One of the benefits of media is that it allows us to temporarily inhabit the minds and perspectives of people unlike ourselves. It expands our conception of the world. Often, reading or viewing from the perspective of someone drastically different or even opposed to you can give you more empathy for them, or even allow you a glimpse into better ways to convince them that you’re right.

Because this is one of the purposes of media, BSG is an important piece of media for both atheists and the religious to view. It has interesting, complex characters engaging with religion at every point along the spectrum from fervently religious to “can’t be bothered”. I run into a lot of atheists who don’t understand why someone would be religious or don’t understand the mindset of someone who is religious. Engaging with a show that complexly imagines religion is a great way to begin to understand this. You can see how the religious ceremonies bind together the fleet and the community, how the gods give people hope, how some characters look to home through the gods of their childhood. There are intelligent characters who struggle with whether or not to believe, just as there are in our real world.

Conversely, for those who are religious, BSG gives a number of portrayals of people who either ignore religion altogether or who are openly atheist. There are good atheists and bad believers. It might be easy to brush off the show because it includes religion and characters who are vehemently religious, but unfortunately for us nonbelievers, that’s what real people are actually like. What it also does is give characters space to interact with religious beliefs without illustrating to the viewer who is clearly correct and who clearly isn’t. It allows religious viewers to see nonbelievers. At the end of the day, I’d rather have media that takes a good look at religion and the experiences that individuals can have with regards to religion than a show that takes a hard stance one way or the other.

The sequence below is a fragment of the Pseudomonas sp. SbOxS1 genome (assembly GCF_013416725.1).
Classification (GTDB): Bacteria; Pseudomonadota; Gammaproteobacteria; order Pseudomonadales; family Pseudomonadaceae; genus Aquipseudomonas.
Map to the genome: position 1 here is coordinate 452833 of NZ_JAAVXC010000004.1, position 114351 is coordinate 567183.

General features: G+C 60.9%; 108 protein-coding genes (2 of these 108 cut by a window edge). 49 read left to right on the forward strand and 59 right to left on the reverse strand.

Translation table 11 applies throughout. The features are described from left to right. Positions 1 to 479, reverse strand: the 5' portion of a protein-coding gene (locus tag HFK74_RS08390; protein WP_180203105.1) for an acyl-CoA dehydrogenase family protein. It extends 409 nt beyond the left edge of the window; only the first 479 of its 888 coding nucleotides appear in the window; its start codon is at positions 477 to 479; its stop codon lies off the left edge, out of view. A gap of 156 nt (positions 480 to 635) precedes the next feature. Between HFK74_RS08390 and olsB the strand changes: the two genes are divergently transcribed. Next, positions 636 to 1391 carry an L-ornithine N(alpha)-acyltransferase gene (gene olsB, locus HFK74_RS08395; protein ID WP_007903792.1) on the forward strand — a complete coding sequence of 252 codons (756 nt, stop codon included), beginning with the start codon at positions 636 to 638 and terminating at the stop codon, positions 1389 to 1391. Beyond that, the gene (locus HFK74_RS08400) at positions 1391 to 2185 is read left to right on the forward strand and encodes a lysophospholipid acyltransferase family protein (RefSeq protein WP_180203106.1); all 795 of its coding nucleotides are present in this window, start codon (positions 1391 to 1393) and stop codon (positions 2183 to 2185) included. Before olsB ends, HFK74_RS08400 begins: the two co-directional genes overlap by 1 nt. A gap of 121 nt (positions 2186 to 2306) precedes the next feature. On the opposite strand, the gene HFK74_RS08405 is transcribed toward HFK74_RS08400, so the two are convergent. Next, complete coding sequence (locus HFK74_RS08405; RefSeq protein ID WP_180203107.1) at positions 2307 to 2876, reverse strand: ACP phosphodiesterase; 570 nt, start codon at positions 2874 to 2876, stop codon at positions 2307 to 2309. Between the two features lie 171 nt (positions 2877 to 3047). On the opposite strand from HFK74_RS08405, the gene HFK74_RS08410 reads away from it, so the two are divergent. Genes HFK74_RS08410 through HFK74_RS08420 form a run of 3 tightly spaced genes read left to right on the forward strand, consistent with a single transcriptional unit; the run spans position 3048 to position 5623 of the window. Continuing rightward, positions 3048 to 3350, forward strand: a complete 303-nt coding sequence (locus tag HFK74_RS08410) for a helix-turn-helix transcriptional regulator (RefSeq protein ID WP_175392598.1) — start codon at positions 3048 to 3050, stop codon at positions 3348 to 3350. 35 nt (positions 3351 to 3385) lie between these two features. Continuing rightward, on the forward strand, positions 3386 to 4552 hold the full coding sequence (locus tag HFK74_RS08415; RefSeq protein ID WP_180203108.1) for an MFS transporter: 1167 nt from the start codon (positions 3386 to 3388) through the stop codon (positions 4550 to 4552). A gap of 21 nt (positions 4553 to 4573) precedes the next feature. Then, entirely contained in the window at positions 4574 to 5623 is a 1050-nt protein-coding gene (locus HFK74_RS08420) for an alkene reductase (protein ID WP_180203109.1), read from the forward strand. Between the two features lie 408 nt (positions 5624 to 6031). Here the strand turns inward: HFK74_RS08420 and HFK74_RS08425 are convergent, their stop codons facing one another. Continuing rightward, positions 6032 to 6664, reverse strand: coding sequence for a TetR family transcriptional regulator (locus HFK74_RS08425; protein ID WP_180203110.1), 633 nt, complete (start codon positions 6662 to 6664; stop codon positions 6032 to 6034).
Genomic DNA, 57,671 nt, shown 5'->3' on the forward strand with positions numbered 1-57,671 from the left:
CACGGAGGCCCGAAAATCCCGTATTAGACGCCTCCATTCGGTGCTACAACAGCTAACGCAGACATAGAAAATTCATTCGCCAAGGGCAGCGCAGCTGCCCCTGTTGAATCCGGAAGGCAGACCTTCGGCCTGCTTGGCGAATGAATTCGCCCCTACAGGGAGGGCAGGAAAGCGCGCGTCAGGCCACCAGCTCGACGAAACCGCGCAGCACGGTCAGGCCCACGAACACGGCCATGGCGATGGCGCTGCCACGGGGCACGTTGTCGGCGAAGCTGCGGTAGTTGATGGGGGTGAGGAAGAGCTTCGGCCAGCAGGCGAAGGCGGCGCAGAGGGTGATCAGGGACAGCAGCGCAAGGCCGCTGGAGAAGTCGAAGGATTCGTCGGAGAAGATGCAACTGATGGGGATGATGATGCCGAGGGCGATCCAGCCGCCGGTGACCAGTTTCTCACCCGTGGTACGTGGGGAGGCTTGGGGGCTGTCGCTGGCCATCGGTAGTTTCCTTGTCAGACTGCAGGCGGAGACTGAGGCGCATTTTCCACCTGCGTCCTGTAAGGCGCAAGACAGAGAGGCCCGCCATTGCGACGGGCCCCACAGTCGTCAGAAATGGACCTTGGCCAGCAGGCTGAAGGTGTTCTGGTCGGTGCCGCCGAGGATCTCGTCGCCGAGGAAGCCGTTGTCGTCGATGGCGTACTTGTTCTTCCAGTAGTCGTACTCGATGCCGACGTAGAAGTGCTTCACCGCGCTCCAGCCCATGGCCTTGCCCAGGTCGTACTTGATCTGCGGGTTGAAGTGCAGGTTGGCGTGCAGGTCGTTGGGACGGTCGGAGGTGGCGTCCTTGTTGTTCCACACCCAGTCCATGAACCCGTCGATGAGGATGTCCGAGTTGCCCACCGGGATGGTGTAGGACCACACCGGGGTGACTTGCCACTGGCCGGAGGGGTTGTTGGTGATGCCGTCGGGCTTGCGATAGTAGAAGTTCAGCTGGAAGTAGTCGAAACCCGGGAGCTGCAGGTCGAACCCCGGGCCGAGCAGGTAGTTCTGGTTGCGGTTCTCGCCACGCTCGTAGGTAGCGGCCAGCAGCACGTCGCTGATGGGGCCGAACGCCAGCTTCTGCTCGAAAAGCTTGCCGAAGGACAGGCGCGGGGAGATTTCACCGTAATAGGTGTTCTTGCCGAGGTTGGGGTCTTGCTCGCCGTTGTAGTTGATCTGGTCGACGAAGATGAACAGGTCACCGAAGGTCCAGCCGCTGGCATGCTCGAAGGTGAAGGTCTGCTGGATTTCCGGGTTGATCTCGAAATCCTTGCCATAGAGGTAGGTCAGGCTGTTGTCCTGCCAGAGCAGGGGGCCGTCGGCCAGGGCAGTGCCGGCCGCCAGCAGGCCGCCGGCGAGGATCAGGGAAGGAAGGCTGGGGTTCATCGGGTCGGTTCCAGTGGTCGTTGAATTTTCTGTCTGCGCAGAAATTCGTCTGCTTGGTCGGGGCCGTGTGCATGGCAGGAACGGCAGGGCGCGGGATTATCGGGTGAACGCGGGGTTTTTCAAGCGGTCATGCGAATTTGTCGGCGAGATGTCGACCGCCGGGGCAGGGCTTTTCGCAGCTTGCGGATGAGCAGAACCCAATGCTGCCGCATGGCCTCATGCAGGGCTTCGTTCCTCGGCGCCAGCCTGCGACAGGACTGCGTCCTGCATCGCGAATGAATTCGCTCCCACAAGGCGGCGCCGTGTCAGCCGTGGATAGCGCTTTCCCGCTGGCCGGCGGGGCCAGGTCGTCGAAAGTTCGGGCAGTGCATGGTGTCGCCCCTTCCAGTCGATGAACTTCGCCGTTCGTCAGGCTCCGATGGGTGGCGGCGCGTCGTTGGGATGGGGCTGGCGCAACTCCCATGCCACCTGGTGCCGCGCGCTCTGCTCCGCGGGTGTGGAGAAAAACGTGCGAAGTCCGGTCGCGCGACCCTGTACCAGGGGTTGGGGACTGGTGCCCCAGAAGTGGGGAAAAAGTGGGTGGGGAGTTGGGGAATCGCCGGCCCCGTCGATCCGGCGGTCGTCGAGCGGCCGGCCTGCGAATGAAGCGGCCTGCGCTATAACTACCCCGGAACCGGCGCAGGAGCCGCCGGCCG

james_davis_nicoll: (Default)
[personal profile] james_davis_nicoll
But I am so stressed out I can't feel my fingertips and I can't see a way out of the corner I am boxed into:

A: Work has dramatically slowed down in the last year.

B: For reasons I am going assume for the moment are not due to deliberate choice on the part of the companies I freelance for, none of checks I've expected this month have materialized (if I am not stress-confused, I think at this point the most recent invoice that has been paid is about 2 months old); when companies were actually issuing checks they were irregular and unpredictable. This isn't specific to one company: nobody is paying me. Nobody. And even if all the money I am owed showed up today, I'd just be treading water.

UPDATE IN MID POST: in fact I just got email assuring me at least one check will definitely not be showing up for at least a week thanks to the new system (another company told me privately my checks might be cut in a week and then sent out a public email telling freelancers to expect the delay to be a month). I'd walk away from book reviewing at this point if there was anywhere to walk to.

Actually, the above is not quite true: while Romantic Times pays very, very little they have never promised to pay any more than that and they do pay on time. So kudos to them; they are the one bright spot.

[I spend a lot of my time telling myself that this is not a repeat of what Guardians of Order did to me, even though a lot of the same notes are in this tune]

C: There are bills I have been deferring for as long as I can and expenses I have cut to the bone as far as I can but I'm pretty sure all the plates I have in the air are about to come crashing down.

D: Can't afford to create the Millennium Reviews book and frankly I don't understand a lot of what people are telling me how to create it.

(That said, editing all the reviews and adding new commentary for all 35 essays would take me two weeks to a month)

E: Review site ditto: I know how to create content for it but I can't see how to create it and the advice I am seeing doesn't mean anything to me.

Open to suggestions here.


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Mat Bowles

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I'm the Chair of the Brighouse branch of the Liberal Democrats & the membership secretary for Calderdale Lib Dems and run the web campaign for the local candidates. I have a job, a stepdaughter and a life.